Endangered Runaways
Skip to main content

Overview

NCMEC defines an Endangered Runaway as a child under the age of 18 who is missing on his or her own accord and whose whereabouts are unknown to their parent or legal guardian. These children are highly vulnerable and can experience homelessness when they are missing. According to a recent report from Chapin Hall,1 in 30 adolescent minors ages 13 to 17 endures some form of homelessness in a year.

Risk Factors

The risk factors for running away from home or state care are multifaceted, and there is no typical Endangered Runaway.

The following factors may put youth at an increased risk of running away or becoming homeless:

  • Physical or sexual abuse
  • Family conflict
  • Lack of acceptance of gender identity or sexual orientation
  • Struggling to manage mental health
  • Substance abuse
  • Medical issue/developmental or physical disability
  • Pregnancy
  • Online enticement
  • To be with a friend, romantic partner, or biological family
  • Gang activity
  • Child sex trafficking
  • Social rejection or bullying

By the Numbers

In 2020, of the nearly 30,000 reports of missing children that NCMEC received,
91%
were Endangered Runaways.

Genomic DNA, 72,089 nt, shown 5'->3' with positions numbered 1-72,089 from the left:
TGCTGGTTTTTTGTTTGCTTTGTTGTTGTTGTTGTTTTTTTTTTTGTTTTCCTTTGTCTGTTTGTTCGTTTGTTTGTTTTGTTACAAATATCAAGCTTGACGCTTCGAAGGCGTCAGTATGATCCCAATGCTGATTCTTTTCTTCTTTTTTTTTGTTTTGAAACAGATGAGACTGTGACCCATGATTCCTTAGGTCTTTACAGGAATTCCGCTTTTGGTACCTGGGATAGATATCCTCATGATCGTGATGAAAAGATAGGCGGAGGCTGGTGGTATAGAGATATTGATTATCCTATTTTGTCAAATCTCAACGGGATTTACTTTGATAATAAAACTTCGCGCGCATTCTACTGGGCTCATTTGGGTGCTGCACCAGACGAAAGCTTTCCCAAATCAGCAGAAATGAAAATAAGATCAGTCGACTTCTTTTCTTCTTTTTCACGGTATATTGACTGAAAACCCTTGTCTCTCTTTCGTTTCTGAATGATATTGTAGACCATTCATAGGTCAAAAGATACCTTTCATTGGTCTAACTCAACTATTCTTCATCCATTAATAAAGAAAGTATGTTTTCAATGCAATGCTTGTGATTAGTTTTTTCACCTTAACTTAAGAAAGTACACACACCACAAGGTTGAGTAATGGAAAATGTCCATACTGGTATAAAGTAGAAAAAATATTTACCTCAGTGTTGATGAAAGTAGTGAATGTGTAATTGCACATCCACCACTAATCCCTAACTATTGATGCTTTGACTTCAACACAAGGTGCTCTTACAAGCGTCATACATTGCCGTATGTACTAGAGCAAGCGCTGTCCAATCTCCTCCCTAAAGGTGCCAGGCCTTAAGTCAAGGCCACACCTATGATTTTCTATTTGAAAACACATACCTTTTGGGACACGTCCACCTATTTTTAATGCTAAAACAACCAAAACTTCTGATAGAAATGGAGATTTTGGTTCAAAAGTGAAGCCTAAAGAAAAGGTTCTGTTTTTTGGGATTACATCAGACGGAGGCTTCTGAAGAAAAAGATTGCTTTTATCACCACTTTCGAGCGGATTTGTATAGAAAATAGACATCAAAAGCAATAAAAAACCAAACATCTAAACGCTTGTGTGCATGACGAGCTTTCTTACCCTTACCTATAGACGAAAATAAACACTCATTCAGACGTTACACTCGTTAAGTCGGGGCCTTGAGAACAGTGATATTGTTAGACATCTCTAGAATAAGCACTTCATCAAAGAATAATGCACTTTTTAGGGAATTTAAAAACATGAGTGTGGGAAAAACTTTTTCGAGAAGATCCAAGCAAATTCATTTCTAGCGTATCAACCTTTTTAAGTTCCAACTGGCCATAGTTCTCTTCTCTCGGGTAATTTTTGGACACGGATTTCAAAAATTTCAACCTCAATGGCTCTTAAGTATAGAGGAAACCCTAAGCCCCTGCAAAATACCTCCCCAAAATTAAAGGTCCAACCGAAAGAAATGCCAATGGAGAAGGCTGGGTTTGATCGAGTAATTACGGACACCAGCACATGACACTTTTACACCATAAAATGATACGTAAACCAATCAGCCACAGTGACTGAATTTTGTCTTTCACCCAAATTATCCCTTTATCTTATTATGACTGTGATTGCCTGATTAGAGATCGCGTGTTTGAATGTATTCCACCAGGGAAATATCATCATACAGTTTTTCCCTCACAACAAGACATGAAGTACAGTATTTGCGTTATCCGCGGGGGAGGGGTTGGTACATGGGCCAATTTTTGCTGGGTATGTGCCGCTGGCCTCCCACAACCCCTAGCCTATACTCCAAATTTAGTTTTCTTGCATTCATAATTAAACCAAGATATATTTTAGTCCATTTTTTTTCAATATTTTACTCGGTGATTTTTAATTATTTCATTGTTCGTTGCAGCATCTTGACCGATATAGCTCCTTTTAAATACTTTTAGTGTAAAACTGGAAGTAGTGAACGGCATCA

77%
of Endangered Runaways reported to NCMEC were between 15-17 years old.

87%
of these missing children had at least one reported risk factor and
62%
had two or more risk factors.

To search for a missing child and view posters of those missing in your area, click here.

What NCMEC is Doing About it

NCMEC Partnerships

NCMEC partners with a variety of organizations that share our commitment to helping families and young people stay safe. 

NCMEC is proud to partner with the National Runaway Safeline. We encourage local communities to implement their evidence-based Let's Talk: Runaway Prevention Curriculum.

Supporting Victims and Families

For families with a missing or sexually exploited child, NCMEC provides support services like crisis intervention and local counseling referrals to appropriate professionals. Our Team HOPE program connects families with peers who have had similar experiences and can offer coping skills and compassion. When a missing child is recovered, we help families with the reunification process, including mental health services and travel assistance.

Raising Public Awareness to Help Bring Them Home

With help from our private-sector photo partners, we coordinate the creation and dissemination of missing child posters to targeted geographic areas to help generate leads and engage the public in the search.

The public can also help in the recovery efforts by signing up in The ADAM Program to receive missing child alerts in their area. 

Runaway Train 25

Twenty-five years ago, the song "Runaway Train" featured missing children in its music video and helped close 21 cases! For the 25th anniversary of the song, we reimagined "Runaway Train" with new artists and a dynamic music video that updates itself with missing children from the NCMEC database based on a user's location. That means more missing children in front of more people in more relevant places.

Watch #RunawayTrain25 and help us bring home #Missingkids.

RunawayTrain25.com

Resources

Analysis of Cases Involving Missing Children with Suicidal Tendencies